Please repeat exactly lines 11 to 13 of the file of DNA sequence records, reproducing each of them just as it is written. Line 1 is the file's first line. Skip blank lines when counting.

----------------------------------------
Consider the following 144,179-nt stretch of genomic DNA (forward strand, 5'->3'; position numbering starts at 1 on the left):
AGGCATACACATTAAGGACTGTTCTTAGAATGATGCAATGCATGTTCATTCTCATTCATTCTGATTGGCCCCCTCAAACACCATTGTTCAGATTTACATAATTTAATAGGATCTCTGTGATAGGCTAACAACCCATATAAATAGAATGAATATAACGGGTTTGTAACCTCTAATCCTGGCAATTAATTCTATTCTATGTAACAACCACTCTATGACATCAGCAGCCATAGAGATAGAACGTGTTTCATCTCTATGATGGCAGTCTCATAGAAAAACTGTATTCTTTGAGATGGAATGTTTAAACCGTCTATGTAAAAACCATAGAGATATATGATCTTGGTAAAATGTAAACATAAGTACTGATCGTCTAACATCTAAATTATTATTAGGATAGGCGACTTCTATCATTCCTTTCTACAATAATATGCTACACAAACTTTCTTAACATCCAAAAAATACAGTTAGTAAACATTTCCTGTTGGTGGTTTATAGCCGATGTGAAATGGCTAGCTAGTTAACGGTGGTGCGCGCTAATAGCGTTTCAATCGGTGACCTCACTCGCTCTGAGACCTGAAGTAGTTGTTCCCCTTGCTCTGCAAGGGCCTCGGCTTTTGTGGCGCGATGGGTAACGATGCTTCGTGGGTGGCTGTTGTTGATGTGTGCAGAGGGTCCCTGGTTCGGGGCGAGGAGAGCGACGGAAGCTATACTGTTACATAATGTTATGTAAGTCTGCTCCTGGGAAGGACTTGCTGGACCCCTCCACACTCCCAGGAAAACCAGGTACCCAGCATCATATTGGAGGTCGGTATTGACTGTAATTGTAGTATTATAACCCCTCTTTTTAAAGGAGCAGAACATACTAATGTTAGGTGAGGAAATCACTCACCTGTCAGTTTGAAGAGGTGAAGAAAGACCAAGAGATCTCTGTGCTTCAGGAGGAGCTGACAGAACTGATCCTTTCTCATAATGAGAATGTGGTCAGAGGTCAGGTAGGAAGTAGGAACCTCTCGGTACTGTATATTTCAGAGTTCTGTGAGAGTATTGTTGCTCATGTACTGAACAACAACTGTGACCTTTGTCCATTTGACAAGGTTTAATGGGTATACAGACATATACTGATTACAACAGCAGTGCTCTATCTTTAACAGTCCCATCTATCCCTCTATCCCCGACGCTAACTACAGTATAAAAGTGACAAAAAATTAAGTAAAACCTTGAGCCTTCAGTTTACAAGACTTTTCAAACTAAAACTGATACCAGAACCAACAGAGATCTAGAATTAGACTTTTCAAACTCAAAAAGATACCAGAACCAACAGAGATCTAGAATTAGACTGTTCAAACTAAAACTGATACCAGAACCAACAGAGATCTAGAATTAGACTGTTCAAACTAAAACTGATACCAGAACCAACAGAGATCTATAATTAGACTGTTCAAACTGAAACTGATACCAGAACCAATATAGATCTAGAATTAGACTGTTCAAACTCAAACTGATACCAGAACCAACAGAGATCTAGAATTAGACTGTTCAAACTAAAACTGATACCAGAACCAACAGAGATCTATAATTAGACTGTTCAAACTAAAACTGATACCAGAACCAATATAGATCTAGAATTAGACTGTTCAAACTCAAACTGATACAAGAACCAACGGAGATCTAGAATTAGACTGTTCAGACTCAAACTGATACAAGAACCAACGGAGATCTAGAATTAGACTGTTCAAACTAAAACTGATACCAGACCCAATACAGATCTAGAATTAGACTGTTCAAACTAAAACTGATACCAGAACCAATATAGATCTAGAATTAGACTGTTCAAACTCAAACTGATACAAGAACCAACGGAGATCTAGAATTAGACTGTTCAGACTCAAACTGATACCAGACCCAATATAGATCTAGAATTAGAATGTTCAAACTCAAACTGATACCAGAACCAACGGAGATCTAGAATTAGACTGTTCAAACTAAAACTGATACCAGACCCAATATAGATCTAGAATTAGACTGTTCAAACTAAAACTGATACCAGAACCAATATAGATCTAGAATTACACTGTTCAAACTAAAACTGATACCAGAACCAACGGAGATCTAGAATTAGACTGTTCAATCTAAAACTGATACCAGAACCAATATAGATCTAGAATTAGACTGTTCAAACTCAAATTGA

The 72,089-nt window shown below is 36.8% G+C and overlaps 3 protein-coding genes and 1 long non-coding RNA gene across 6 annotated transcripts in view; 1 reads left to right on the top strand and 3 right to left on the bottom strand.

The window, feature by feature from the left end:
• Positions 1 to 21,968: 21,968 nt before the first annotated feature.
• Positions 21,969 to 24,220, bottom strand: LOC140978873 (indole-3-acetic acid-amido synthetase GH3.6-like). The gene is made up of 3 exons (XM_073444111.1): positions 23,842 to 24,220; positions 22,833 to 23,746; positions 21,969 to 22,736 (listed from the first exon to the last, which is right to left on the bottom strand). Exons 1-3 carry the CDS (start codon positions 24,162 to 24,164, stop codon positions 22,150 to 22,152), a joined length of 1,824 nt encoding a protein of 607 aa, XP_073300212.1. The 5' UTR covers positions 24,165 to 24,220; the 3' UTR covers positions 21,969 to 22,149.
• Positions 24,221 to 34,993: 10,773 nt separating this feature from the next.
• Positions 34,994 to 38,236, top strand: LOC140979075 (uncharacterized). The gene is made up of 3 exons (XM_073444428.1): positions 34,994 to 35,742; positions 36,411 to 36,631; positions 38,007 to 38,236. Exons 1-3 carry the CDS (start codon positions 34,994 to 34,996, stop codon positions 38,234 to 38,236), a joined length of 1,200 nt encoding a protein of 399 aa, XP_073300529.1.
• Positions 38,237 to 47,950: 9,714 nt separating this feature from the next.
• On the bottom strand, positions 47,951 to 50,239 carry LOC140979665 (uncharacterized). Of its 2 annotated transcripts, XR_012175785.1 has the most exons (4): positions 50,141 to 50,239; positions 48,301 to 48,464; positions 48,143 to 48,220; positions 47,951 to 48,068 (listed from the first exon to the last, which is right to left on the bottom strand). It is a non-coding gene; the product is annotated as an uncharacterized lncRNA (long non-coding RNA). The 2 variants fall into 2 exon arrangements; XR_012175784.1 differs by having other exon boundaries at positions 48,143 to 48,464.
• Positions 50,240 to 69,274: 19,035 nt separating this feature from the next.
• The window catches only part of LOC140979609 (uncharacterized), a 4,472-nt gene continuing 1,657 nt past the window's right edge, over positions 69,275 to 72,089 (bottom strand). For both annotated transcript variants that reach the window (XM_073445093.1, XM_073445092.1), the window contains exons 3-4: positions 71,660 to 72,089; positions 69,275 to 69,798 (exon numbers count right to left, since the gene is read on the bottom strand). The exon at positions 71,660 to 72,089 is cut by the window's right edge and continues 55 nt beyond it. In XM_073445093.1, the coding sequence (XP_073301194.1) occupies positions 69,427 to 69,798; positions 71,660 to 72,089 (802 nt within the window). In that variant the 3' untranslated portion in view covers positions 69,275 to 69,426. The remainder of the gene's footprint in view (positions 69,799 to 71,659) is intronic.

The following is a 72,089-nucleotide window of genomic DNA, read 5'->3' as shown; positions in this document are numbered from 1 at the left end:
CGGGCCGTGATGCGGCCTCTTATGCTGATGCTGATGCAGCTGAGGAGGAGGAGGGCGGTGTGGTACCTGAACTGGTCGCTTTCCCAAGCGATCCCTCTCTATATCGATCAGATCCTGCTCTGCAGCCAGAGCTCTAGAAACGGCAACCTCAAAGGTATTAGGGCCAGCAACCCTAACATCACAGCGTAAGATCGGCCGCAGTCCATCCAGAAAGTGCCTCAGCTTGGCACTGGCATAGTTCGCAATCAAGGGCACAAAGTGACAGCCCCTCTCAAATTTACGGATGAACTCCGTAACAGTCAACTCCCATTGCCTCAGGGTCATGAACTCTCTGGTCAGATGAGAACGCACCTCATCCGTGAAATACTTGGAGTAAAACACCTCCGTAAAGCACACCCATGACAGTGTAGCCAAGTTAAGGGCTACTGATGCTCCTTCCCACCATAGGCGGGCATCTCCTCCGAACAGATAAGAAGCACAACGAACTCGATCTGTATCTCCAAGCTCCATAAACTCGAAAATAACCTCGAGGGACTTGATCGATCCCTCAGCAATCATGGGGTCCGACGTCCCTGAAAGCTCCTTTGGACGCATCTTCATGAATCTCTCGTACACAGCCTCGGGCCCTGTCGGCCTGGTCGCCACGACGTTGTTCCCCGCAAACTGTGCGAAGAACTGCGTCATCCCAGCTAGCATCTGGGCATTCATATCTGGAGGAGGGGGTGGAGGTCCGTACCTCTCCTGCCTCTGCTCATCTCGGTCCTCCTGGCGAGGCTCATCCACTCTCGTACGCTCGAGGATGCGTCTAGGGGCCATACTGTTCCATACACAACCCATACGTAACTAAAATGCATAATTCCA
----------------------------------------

• Positions 50,240 to 69,274: 19,035 nt separating this feature from the next.
• The window catches only part of LOC140979609 (uncharacterized), a 4,472-nt gene continuing 1,657 nt past the window's right edge, over positions 69,275 to 72,089 (bottom strand). For both annotated transcript variants that reach the window (XM_073445093.1, XM_073445092.1), the window contains exons 3-4: positions 71,660 to 72,089; positions 69,275 to 69,798 (exon numbers count right to left, since the gene is read on the bottom strand). The exon at positions 71,660 to 72,089 is cut by the window's right edge and continues 55 nt beyond it. In XM_073445093.1, the coding sequence (XP_073301194.1) occupies positions 69,427 to 69,798; positions 71,660 to 72,089 (802 nt within the window). In that variant the 3' untranslated portion in view covers positions 69,275 to 69,426. The remainder of the gene's footprint in view (positions 69,799 to 71,659) is intronic.

The following is a 72,089-nucleotide window of genomic DNA, read 5'->3' as shown; positions in this document are numbered from 1 at the left end: